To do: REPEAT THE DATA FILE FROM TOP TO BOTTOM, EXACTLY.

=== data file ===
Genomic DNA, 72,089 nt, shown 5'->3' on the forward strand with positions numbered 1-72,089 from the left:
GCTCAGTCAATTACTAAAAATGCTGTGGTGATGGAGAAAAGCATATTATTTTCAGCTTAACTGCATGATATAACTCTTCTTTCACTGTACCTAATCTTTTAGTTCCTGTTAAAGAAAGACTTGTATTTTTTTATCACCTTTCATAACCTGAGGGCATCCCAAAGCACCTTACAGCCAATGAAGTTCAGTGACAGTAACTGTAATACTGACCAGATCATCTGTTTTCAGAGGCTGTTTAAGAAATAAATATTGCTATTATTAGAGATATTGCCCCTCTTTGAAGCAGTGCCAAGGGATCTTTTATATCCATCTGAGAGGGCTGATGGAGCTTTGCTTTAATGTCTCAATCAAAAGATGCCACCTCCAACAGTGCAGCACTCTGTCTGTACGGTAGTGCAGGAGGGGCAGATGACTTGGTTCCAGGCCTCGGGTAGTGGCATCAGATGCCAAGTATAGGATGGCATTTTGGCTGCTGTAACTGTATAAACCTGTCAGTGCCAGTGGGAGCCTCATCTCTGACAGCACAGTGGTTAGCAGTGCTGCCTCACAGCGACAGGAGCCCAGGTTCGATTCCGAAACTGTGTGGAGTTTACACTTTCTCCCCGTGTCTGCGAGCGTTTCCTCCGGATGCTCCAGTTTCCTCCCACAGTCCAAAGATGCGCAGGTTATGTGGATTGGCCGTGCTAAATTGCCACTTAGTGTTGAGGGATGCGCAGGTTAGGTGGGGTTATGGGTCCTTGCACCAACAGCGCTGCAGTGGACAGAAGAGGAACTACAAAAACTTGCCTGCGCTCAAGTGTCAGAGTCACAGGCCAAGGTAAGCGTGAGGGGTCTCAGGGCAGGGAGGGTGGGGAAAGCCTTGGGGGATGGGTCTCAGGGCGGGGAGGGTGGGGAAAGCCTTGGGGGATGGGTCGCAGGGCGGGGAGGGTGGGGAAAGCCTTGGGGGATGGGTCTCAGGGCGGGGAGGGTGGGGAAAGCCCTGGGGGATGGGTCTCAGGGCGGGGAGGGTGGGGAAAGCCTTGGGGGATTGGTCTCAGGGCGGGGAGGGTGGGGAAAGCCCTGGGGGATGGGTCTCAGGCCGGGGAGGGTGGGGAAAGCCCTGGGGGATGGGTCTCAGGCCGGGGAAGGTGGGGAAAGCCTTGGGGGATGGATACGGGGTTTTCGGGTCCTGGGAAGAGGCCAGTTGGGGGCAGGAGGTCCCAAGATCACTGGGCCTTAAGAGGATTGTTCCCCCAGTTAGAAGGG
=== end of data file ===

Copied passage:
Genomic DNA, 72,089 nt, shown 5'->3' on the forward strand with positions numbered 1-72,089 from the left:
GCTCAGTCAATTACTAAAAATGCTGTGGTGATGGAGAAAAGCATATTATTTTCAGCTTAACTGCATGATATAACTCTTCTTTCACTGTACCTAATCTTTTAGTTCCTGTTAAAGAAAGACTTGTATTTTTTTATCACCTTTCATAACCTGAGGGCATCCCAAAGCACCTTACAGCCAATGAAGTTCAGTGACAGTAACTGTAATACTGACCAGATCATCTGTTTTCAGAGGCTGTTTAAGAAATAAATATTGCTATTATTAGAGATATTGCCCCTCTTTGAAGCAGTGCCAAGGGATCTTTTATATCCATCTGAGAGGGCTGATGGAGCTTTGCTTTAATGTCTCAATCAAAAGATGCCACCTCCAACAGTGCAGCACTCTGTCTGTACGGTAGTGCAGGAGGGGCAGATGACTTGGTTCCAGGCCTCGGGTAGTGGCATCAGATGCCAAGTATAGGATGGCATTTTGGCTGCTGTAACTGTATAAACCTGTCAGTGCCAGTGGGAGCCTCATCTCTGACAGCACAGTGGTTAGCAGTGCTGCCTCACAGCGACAGGAGCCCAGGTTCGATTCCGAAACTGTGTGGAGTTTACACTTTCTCCCCGTGTCTGCGAGCGTTTCCTCCGGATGCTCCAGTTTCCTCCCACAGTCCAAAGATGCGCAGGTTATGTGGATTGGCCGTGCTAAATTGCCACTTAGTGTTGAGGGATGCGCAGGTTAGGTGGGGTTATGGGTCCTTGCACCAACAGCGCTGCAGTGGACAGAAGAGGAACTACAAAAACTTGCCTGCGCTCAAGTGTCAGAGTCACAGGCCAAGGTAAGCGTGAGGGGTCTCAGGGCAGGGAGGGTGGGGAAAGCCTTGGGGGATGGGTCTCAGGGCGGGGAGGGTGGGGAAAGCCTTGGGGGATGGGTCGCAGGGCGGGGAGGGTGGGGAAAGCCTTGGGGGATGGGTCTCAGGGCGGGGAGGGTGGGGAAAGCCCTGGGGGATGGGTCTCAGGGCGGGGAGGGTGGGGAAAGCCTTGGGGGATTGGTCTCAGGGCGGGGAGGGTGGGGAAAGCCCTGGGGGATGGGTCTCAGGCCGGGGAGGGTGGGGAAAGCCCTGGGGGATGGGTCTCAGGCCGGGGAAGGTGGGGAAAGCCTTGGGGGATGGATACGGGGTTTTCGGGTCCTGGGAAGAGGCCAGTTGGGGGCAGGAGGTCCCAAGATCACTGGGCCTTAAGAGGATTGTTCCCCCAGTTAGAAGGG